Mr. Woodcock appears in an aspect ratio of approximately 2.35:1 on this single-sided, double-layered DVD; the image has been enhanced for 16X9 televisions. Across this board, this was a decent but unexceptional transfer.
Sharpness created my main concerns, as I thought the presentation appeared a bit soft at times. Though the flick never looked terribly imprecise, it lacked the detail I expected. No issues with jagged edges, shimmering or edge enhancement occurred, and I also failed to detect any source flaws, though I felt things could be a little grainier than usual.
As for the colors, the movie went with a fairly warm palette to accentuate the homespun Midwestern setting. The hues came across as reasonably well-developed within those constraints. Blacks were dark and tight, while shadows showed decent delineation. This was a watchable presentation and that’s about it.
On the other hand, I encountered a bit of a pleasant surprise from the film’s Dolby Digital 5.1 soundtrack. This sort of comedy doesn’t usually offer much breadth, but the soundfield proved to be pretty engaging. Various environmental elements – such as in the gym or at the fair – used the different channels to create a good sense of place, and we also got solid stereo music. The track failed to really come at us to a strong degree, but it moved well and opened things up in a pretty lively manner.
Audio quality was also positive. Effects proved quite robust, as components like the exaggerated thump of a bouncing basketball offered impressive bass response. The other elements were clear and vivid as well, and music demonstrated nice depth and range. Speech seemed concise and natural, with no edginess or other concerns. This was a generally impressive soundtrack.
Don’t expect a lot of extras for Woodcock. The Making of Mr. Woodcock runs 15 minutes, 30 seconds, as it mixes movie clips, behind the scenes elements, and interviews. We hear from screenwriters Michael Carnes and Josh Gilbert, producer Bob Cooper, stunt coordinator Gary Jensen, wrestling advisor Tony Flores, stuntman Buddy Joe Hooker, stunt double Kanan Hooker, costume designer Wendy Chuck, and actors Billy Bob Thornton, Amy Poehler, Seann William Scott, Ethan Suplee, Kylee Baldridge, Melissa Sagemiller, Kurt Fuller, Jacob Davich, Alec George and Susan Sarandon.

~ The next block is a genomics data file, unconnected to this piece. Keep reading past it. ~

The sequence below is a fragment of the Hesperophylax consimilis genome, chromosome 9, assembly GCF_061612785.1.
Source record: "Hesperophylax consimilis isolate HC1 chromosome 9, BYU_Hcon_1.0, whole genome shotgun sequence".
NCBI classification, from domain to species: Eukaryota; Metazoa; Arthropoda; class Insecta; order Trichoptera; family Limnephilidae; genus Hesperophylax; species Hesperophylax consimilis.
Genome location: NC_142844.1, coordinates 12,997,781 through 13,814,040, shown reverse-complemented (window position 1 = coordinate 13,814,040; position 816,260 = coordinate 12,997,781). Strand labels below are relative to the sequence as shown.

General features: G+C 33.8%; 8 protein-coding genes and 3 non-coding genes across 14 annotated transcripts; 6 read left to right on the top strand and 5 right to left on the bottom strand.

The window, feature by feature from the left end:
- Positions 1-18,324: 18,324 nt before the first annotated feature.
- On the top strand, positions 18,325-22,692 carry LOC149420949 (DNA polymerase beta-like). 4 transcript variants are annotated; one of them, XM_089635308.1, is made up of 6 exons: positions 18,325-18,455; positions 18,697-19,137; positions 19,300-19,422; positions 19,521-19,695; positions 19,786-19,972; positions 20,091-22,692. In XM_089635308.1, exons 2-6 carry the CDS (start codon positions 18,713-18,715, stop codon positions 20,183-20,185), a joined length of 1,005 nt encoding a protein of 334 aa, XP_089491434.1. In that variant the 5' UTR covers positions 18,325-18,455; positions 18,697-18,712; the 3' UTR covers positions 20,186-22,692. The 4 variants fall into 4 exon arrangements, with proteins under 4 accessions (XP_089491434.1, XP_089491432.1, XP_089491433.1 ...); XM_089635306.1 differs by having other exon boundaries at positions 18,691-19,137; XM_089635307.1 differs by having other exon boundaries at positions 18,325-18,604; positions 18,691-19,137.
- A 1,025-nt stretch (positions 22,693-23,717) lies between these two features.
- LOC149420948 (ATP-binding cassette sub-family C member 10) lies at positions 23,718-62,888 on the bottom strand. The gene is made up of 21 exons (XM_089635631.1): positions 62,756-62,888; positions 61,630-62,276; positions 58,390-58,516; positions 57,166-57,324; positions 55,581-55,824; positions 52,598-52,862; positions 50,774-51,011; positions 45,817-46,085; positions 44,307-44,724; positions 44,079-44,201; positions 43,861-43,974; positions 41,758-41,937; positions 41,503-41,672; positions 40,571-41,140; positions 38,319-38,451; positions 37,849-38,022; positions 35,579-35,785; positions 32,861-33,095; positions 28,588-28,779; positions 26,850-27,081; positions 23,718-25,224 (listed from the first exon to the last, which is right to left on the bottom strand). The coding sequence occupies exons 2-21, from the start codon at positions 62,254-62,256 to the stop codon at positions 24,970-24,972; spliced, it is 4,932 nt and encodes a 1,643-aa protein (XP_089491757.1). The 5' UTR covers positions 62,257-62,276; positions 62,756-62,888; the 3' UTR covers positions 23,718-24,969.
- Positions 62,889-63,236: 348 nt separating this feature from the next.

We learn a little about the characters and story as well as cast and performances, some stunts, costumes, and visual design. Should you expect much more than the average promotional featurette here? No, though “Making” does have its moments. I especially like the bits about the wrestling stunts, as the present some interesting tidbits. There’s not a lot of meat here, but it’s worth a look.
Another featurette called PE Trauma Tales lasts 12 minutes and features Poehler, Sagemiller, Sarandon, Thornton, Cooper, Jensen, Davich, Scott, Suplee, Carnes, Gilbert, Baldridge, Flores, PE teacher Terry Sobel, set costumers Brad Holtzman and Toby Bronson, stand-in Jessica Schwartz, additional video assist operator Owen Taylor, extra JD Piche, actors Jennifer Aspen, Zia Harris, Stephen Monroe Taylor, Brad Beyer and Evan Helmuth, and still photographer Tracy Bennett. Those involved with the flick discuss their painful PE memories, while Sobel talks about his experiences as a teacher. He’s not as intense as Woodcock, but he seems pretty rigid. Anyway, this is a moderately interesting piece, as it’s fun to hear about the PE thoughts.
10 Deleted/Alternate Scenes fill a total of 12 minutes, 47 seconds. These include “Extended Arrival at Airport” (1:41), “Woodcock, Beverly and John Pull Up Outside House” (0:42), “John Sees Tracy at Practice” (0:41), “John in Medicine Cabinet” (0:32), “Flashback to Young Farley in Shower” (0:40), “John, Mom, Woodcock and Tracy Go on Rides” (0:41), “Tracy Tells John to Read His Book” (0:42), “John Must Get Them Back Together” (0:57), “Throwing Eggs at the Parade” (1:28) and “Original Hospital Drive-In” (4:41). Most of these prove to be entirely inconsequential, though we do learn the secret of Woodcock’s sexual prowess, and I like the extended “Airport” because it offers more of the amusing Kurt Fuller. Otherwise, these are pretty forgettable clips.
A few ads launch the disc. We get promos for Vince Vaughn’s Wild West Comedy Show, Be Kind Rewind, Harold & Kumar 2, Full of It, Grace, The King of Kong: A Fistful of Quarters and Rush Hour 3. In addition, these appear in the Sneak Peeks area, and the disc also throws in the theatrical trailer for Woodcock.
Despite the presence of some fine actors and a decent premise, Mr. Woodcock proves almost wholly devoid of laughs. Indeed, it bores much more than it entertains, as it plods through its relatively brief running time. The DVD provides surprisingly involving audio, but both picture and extras are fairly mediocre. I can’t find much here to earn a recommendation.